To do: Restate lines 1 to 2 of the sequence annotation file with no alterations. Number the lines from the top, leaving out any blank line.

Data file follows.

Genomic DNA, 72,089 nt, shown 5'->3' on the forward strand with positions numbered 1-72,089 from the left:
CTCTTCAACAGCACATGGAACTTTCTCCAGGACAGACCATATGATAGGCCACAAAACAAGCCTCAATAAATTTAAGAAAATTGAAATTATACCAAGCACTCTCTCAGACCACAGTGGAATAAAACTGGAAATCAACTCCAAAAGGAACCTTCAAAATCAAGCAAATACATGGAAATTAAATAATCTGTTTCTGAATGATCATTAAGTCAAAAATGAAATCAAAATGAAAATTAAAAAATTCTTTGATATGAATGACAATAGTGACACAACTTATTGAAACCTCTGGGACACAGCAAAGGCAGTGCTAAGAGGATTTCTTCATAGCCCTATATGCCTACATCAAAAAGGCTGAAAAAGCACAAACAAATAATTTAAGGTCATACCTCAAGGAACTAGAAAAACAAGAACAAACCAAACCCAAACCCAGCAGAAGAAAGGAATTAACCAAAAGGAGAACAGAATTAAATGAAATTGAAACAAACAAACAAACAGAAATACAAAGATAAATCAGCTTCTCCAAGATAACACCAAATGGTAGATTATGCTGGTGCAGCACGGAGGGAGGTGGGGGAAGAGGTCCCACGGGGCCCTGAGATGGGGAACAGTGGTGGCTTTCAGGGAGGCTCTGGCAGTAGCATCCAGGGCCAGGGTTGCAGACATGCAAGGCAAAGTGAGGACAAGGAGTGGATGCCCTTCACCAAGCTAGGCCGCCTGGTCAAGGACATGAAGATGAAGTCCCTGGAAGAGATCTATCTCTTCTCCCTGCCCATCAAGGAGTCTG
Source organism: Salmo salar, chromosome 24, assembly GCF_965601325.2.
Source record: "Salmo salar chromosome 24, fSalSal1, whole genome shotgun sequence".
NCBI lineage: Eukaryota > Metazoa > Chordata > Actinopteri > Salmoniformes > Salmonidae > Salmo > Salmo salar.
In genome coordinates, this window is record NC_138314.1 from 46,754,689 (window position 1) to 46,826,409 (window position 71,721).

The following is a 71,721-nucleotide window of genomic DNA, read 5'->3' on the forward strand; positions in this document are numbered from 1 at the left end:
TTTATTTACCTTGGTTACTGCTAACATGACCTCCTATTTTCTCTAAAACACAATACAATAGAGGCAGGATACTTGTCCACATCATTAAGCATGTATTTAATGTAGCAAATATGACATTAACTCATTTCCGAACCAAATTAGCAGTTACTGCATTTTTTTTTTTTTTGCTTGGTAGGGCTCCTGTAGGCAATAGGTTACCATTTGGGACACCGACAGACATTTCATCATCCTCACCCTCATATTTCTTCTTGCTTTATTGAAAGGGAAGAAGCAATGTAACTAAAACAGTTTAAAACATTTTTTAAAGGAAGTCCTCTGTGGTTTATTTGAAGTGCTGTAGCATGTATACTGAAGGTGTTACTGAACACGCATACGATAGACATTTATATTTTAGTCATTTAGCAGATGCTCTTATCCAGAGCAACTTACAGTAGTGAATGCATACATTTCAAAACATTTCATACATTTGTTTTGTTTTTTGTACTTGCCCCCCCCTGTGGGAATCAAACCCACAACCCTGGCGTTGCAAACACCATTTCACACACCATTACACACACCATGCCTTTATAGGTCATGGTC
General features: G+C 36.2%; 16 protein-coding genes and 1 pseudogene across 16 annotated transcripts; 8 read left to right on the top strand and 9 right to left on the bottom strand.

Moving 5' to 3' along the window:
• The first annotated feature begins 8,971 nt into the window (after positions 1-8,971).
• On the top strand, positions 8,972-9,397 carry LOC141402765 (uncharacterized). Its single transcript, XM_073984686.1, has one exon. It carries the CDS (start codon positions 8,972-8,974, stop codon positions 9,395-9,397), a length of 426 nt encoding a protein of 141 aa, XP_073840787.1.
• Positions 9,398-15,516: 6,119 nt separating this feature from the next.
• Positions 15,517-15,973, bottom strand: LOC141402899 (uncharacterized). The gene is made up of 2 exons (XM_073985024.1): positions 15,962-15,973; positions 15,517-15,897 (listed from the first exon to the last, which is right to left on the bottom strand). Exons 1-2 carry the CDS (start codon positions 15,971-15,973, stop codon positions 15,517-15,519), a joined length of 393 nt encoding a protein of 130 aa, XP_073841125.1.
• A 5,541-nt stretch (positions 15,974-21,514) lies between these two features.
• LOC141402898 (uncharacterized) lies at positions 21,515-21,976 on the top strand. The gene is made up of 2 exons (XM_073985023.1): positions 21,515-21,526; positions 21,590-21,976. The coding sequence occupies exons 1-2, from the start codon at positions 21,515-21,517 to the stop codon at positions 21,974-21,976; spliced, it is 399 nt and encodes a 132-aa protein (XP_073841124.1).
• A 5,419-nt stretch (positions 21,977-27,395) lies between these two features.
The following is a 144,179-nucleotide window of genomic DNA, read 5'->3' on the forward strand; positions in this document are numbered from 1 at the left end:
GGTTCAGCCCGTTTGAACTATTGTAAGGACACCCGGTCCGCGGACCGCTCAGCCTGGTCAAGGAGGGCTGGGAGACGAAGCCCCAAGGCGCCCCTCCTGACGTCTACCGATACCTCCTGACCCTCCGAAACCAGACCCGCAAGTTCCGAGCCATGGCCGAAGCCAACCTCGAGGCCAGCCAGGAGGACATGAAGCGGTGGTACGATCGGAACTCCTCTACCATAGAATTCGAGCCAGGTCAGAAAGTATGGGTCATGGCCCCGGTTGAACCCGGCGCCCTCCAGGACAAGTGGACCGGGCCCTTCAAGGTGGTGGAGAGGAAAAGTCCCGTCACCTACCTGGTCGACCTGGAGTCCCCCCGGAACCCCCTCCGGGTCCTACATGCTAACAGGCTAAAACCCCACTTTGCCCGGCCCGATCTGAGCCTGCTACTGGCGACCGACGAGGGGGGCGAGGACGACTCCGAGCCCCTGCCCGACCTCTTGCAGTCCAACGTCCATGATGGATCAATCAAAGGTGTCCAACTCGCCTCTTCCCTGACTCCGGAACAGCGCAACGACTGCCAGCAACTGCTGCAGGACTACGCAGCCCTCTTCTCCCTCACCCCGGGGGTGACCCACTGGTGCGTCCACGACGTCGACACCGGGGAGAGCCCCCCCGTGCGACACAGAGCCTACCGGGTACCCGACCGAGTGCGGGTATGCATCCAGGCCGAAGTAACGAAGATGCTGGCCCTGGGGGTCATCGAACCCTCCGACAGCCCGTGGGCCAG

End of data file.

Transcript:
Genomic DNA, 72,089 nt, shown 5'->3' on the forward strand with positions numbered 1-72,089 from the left:
CTCTTCAACAGCACATGGAACTTTCTCCAGGACAGACCATATGATAGGCCACAAAACAAGCCTCAATAAATTTAAGAAAATTGAAATTATACCAAGCACTCTCTCAGACCACAGTGGAATAAAACTGGAAATCAACTCCAAAAGGAACCTTCAAAATCAAGCAAATACATGGAAATTAAATAATCTGTTTCTGAATGATCATTAAGTCAAAAATGAAATCAAAATGAAAATTAAAAAATTCTTTGATATGAATGACAATAGTGACACAACTTATTGAAACCTCTGGGACACAGCAAAGGCAGTGCTAAGAGGATTTCTTCATAGCCCTATATGCCTACATCAAAAAGGCTGAAAAAGCACAAACAAATAATTTAAGGTCATACCTCAAGGAACTAGAAAAACAAGAACAAACCAAACCCAAACCCAGCAGAAGAAAGGAATTAACCAAAAGGAGAACAGAATTAAATGAAATTGAAACAAACAAACAAACAGAAATACAAAGATAAATCAGCTTCTCCAAGATAACACCAAATGGTAGATTATGCTGGTGCAGCACGGAGGGAGGTGGGGGAAGAGGTCCCACGGGGCCCTGAGATGGGGAACAGTGGTGGCTTTCAGGGAGGCTCTGGCAGTAGCATCCAGGGCCAGGGTTGCAGACATGCAAGGCAAAGTGAGGACAAGGAGTGGATGCCCTTCACCAAGCTAGGCCGCCTGGTCAAGGACATGAAGATGAAGTCCCTGGAAGAGATCTATCTCTTCTCCCTGCCCATCAAGGAGTCTG